Telecommunications company Qwest Communications International Inc. on Thursday cut its growth outlook through 2002, citing softer demand for voice and data services in the weak economy, and said it would reduce its work force by more than 11 percent. 

Qwest, the dominant local telephone company in 14 states from Minnesota to Washington, had previously cautioned that 2002 would be a ``transitional year.'' The company has suffered from soft sales of basic telephone services to both businesses and consumers, and a from drop in sales of capacity on its high-speed fiber optic network. 

Qwest said it will cut an additional 7,000 jobs, on top of earlier cuts of 4,000 jobs. Its work force will shrink to 55,000 employees by mid-2002, from 62,000 at the end of 2001. Qwest said it would take a charge against fourth-quarter earnings of $400 million to $600 million, primarily for severance costs and minor asset write-downs. 

Denver, Colorado-based Qwest said its fourth-quarter revenues would be about $4.8 billion, and earnings before interest, taxes, depreciation and amortization (EBITDA) would be about $1.7 billion. Wall Street analysts expect the company's revenues to be $5.07 billion, according to research firm Thomson Financial/First Call. 

For the full year 2001, Qwest expects reported revenues to be about $19.8 billion, with EBITDA of about $7.45 billion. Wall Street analysts expected Qwest's 2001 revenues to be $20.3 billion. 

For 2002, Qwest expects reported revenue to be in the range of $19.4 billion to $19.8 billion, and EBITDA to be in the range of $7.1 billion to $7.3 billion. Analysts expect 2002 revenues to be $21.10 billion, according to First Call.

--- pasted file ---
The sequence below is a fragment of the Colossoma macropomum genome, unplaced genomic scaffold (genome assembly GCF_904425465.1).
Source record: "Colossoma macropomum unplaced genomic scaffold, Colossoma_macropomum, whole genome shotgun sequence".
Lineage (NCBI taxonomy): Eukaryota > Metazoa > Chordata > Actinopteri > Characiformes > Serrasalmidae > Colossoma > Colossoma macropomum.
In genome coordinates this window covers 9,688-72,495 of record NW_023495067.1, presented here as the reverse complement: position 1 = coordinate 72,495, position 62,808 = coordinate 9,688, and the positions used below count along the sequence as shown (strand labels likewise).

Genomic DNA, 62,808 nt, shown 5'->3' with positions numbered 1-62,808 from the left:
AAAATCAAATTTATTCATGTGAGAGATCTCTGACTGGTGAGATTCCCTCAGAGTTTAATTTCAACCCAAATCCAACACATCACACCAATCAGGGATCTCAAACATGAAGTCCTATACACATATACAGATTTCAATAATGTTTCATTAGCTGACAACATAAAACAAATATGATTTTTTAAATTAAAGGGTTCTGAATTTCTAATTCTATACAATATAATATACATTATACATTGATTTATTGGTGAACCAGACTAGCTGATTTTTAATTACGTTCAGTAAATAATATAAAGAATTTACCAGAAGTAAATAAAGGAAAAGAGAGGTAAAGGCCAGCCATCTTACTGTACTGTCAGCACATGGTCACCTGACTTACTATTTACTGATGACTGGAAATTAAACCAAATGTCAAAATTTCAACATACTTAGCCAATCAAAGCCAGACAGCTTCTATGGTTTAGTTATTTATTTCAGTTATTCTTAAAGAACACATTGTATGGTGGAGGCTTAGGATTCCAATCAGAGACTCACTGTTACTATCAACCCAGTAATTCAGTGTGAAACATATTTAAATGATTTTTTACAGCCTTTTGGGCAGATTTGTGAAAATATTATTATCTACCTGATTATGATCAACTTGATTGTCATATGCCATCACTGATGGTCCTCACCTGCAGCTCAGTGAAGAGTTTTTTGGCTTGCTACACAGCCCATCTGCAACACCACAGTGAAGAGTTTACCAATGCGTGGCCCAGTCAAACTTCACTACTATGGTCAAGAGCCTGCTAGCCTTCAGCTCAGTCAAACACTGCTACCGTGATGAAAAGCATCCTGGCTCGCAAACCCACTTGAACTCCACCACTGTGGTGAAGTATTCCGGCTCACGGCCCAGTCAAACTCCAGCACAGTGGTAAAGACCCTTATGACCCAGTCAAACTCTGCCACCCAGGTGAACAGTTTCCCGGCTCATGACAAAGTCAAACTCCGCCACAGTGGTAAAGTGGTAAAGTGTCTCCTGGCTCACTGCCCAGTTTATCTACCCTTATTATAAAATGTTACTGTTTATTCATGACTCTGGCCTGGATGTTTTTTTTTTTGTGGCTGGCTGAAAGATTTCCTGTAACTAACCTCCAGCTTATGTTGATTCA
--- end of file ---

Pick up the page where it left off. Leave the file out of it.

Qwest cut its capital spending budget for 2002 to a range of $4.2 billion and $4.3 billion. Qwest has cut its 2002 capital spending outlook twice, down from an estimate of $5.5 billion in September and its original forecast of $7.5 billion. 

Qwest has been working to cut expenses and curtail its capital spending to offset weak sales. The company reiterated that despite the lower-than-expected revenues, it still expects to aimed to have positive free-cash flow in the second quarter of 2002. 

Qwest's stock has dropped nearly 70 percent this year, compared with an 18 percent decline in the North American Telecommunications Index. Qwest, which acquired Baby Bell U S West Inc. last year, has a mix of businesses ranging from traditional local telephone service, to Web hosting and high-speed data transmission. 

Other telecommunications companies, such as local service provider BellSouth Corp. and long-distance voice and data company WorldCom Inc., said they expect growth to slow in 2002. Baby Bell SBC Communications Inc. said competition and regulatory pressures would put ``significant pressure on its ability to generate meaningful growth in 2002.'' 

On a net basis, Qwest expects to post a 2001 loss in the range of $2.30 a share to $2.38 a share. It said normalized earnings would be in the range of 7 cents to 8 cents a share. 

For 2002, Qwest expects reported earnings to be in the range of 17 cents a share to 24 cents a share, including new accounting rules that go into effect in January. Wall Street analysts, on average, expect Qwest to earn 14 cents a share in 2002, according to First Call.